Sunday, December 12, 2010

Broken Down - Women on the Verge of a Nervous Breakdown - Musical Review

Woman on the Verge of a Nervous Breakdown - Belasco Theatre - Broadway - New York, NY - **1/2 (out of 5 stars)
Music and Lyrics by David Yazbek, Book by Jeffrey Lane based on Pedro Almodóvar, Directed by Bartlett Sher, Choreographed by Christopher Gattelli
Runs until Jan. 23rd 2011

Well, it's not horrible in an offensive way, but for a musical based on a Pedro Almodóvar movie, it is terribly slow and at times, boring, with bland songs and an unconscious lead and a strangely colourful yet lackluster set design. So yes, all the buzz and rumours are true, but what makes it worse is that buried somewhere in this misguided production, is the possibility of a great musical, and while there are elements that shine through (most notably an element called Laura Benanti), it becomes a frustrating musical theatre experience.

And let's be honest. If the musical didn't have its cast of Broadway All-Stars, and it didn't have recent Tony winning director Bartlett Sher (who, based on this and South Pacific, the only things I've seen him direct, makes me feel he's a bit overrated), and if it wasn't based on a cult foreign film by Pedro Almodóvar (giving it automatic credibility over basing a musical on something like Legally Blonde), we wouldn't have given Women on the Verge of a Nervous Breakdown this much attention and had such high expectations from the get go. Reviews and opinions probably would have given the show a bit more leeway in its faults. But mundane music and haphazard direction is still no excuse, and when you have a cast like Tony Winners or nominees Patti LuPone, Brian Stokes Mitchell, Laura Benanti, Mary Beth Peil, de'Adre Aziza and Sherie Rene Scott, it all feels like such a tragic waste.

While the casting is grande, the big mistake is Sherrie Rene Scott (The Last 5 Years) in the lead role of Pepa. Pepa is supposed to be the main woman on the verge of a nervous breakdown, but as played by Scott, is she's in some dreary coma-induced with annoyances that don't suit her needs. Scott, a talented actress, sadly is channelling the same performance from her last show Everyday Rapture, where she played herself. If there's anytime an actress is allowed to be overdramatic and over-the-top, it's a musical based on a Almodóvar, and instead, Scott totally underplays it, almost as if she's sleepwalking through the entire performance.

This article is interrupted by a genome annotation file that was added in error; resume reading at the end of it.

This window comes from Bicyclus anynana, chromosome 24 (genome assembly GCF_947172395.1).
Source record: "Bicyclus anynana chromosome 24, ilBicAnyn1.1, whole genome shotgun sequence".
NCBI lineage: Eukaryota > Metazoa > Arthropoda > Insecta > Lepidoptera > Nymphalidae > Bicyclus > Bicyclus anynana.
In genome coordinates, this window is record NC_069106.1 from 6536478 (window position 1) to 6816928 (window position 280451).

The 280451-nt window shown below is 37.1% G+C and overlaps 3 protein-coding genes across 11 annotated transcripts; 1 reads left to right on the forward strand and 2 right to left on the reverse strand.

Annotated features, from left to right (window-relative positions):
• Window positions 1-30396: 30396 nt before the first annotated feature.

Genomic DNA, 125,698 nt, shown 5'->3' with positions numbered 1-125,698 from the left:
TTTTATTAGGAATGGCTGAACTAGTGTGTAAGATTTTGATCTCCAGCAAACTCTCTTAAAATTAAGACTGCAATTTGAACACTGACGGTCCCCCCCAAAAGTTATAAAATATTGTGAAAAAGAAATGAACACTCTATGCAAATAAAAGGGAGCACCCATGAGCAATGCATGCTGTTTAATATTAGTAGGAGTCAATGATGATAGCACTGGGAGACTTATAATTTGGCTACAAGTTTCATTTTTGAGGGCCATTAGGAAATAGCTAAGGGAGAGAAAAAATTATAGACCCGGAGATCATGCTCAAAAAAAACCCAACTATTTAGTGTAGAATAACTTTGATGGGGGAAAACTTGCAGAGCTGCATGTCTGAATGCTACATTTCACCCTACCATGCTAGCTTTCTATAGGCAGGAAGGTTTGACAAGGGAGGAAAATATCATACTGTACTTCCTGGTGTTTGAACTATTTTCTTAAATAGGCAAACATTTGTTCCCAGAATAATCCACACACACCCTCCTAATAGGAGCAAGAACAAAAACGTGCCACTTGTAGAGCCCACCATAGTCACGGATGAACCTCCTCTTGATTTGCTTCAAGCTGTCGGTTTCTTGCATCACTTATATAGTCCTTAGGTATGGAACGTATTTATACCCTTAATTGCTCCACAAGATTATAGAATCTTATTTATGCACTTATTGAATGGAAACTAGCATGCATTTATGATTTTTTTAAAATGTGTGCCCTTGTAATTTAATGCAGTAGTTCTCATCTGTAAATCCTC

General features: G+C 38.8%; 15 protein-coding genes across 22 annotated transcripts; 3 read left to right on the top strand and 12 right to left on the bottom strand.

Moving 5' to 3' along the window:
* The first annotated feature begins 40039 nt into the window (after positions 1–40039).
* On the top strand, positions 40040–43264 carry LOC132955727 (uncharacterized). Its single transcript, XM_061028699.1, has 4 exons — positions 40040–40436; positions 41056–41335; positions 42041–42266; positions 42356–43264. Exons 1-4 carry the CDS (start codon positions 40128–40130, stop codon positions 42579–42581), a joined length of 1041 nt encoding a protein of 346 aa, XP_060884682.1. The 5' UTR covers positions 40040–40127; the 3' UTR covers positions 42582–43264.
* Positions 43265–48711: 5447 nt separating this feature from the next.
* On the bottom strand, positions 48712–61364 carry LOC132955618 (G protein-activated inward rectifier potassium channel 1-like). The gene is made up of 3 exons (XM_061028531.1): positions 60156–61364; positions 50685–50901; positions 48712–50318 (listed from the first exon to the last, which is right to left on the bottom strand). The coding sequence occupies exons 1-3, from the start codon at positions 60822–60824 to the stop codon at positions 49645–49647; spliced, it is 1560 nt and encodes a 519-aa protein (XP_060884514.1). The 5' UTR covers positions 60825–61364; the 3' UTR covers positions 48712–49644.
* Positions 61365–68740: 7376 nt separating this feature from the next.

Luckily, Laura Benanti (Gypsy), as Pepa's model (and thus not-too-bright) best friend Candela, manages to get the essence of this loopy Spanish soapy melo-drama and milk it for its full comic effect. Benanti's Candela isn't just on the verge, she's always on mini breakdowns as she tries to figure out what to do, especially as she tries to run away from a boyfriend she thinks is a terrorist.

Patti LuPone (Gypsy) has a grande ol' time as Lucia, the ex-wife of Pepa's current beau, but while Patti gets to walk back and forth across the stage in fabulously colourful outfits, she's given little to do, considering we have Patti LuPone on stage in front of us. Her songs are sadly forgettable and while she manages to milk what comedic moments she has, she's not given enough scenes to chew on.